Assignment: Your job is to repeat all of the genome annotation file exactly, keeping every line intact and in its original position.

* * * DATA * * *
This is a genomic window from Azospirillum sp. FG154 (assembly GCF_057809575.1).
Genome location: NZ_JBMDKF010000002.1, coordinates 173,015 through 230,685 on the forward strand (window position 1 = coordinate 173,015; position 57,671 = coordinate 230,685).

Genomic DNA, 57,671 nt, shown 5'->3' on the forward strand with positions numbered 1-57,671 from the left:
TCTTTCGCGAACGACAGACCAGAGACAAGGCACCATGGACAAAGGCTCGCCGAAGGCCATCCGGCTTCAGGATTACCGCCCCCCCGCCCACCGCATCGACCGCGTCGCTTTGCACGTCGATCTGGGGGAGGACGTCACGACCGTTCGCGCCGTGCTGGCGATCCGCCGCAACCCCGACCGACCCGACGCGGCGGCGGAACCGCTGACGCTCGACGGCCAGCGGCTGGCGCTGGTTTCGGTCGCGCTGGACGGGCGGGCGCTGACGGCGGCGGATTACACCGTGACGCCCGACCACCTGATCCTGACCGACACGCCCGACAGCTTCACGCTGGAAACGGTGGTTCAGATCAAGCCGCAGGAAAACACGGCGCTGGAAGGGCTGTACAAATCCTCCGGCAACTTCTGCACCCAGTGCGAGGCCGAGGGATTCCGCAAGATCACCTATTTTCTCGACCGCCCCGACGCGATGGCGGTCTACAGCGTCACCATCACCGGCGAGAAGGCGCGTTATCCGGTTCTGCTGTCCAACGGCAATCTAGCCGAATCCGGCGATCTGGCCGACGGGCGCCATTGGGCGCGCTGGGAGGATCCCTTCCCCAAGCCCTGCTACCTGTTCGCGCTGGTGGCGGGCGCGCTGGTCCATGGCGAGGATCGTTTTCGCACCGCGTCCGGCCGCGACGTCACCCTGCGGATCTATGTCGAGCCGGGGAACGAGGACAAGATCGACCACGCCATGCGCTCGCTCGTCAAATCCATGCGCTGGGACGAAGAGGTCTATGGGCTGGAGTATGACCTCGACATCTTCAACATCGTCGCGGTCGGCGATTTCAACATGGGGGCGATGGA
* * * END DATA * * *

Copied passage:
This is a genomic window from Azospirillum sp. FG154 (assembly GCF_057809575.1).
Genome location: NZ_JBMDKF010000002.1, coordinates 173,015 through 230,685 on the forward strand (window position 1 = coordinate 173,015; position 57,671 = coordinate 230,685).

Genomic DNA, 57,671 nt, shown 5'->3' on the forward strand with positions numbered 1-57,671 from the left:
TCTTTCGCGAACGACAGACCAGAGACAAGGCACCATGGACAAAGGCTCGCCGAAGGCCATCCGGCTTCAGGATTACCGCCCCCCCGCCCACCGCATCGACCGCGTCGCTTTGCACGTCGATCTGGGGGAGGACGTCACGACCGTTCGCGCCGTGCTGGCGATCCGCCGCAACCCCGACCGACCCGACGCGGCGGCGGAACCGCTGACGCTCGACGGCCAGCGGCTGGCGCTGGTTTCGGTCGCGCTGGACGGGCGGGCGCTGACGGCGGCGGATTACACCGTGACGCCCGACCACCTGATCCTGACCGACACGCCCGACAGCTTCACGCTGGAAACGGTGGTTCAGATCAAGCCGCAGGAAAACACGGCGCTGGAAGGGCTGTACAAATCCTCCGGCAACTTCTGCACCCAGTGCGAGGCCGAGGGATTCCGCAAGATCACCTATTTTCTCGACCGCCCCGACGCGATGGCGGTCTACAGCGTCACCATCACCGGCGAGAAGGCGCGTTATCCGGTTCTGCTGTCCAACGGCAATCTAGCCGAATCCGGCGATCTGGCCGACGGGCGCCATTGGGCGCGCTGGGAGGATCCCTTCCCCAAGCCCTGCTACCTGTTCGCGCTGGTGGCGGGCGCGCTGGTCCATGGCGAGGATCGTTTTCGCACCGCGTCCGGCCGCGACGTCACCCTGCGGATCTATGTCGAGCCGGGGAACGAGGACAAGATCGACCACGCCATGCGCTCGCTCGTCAAATCCATGCGCTGGGACGAAGAGGTCTATGGGCTGGAGTATGACCTCGACATCTTCAACATCGTCGCGGTCGGCGATTTCAACATGGGGGCGATGGA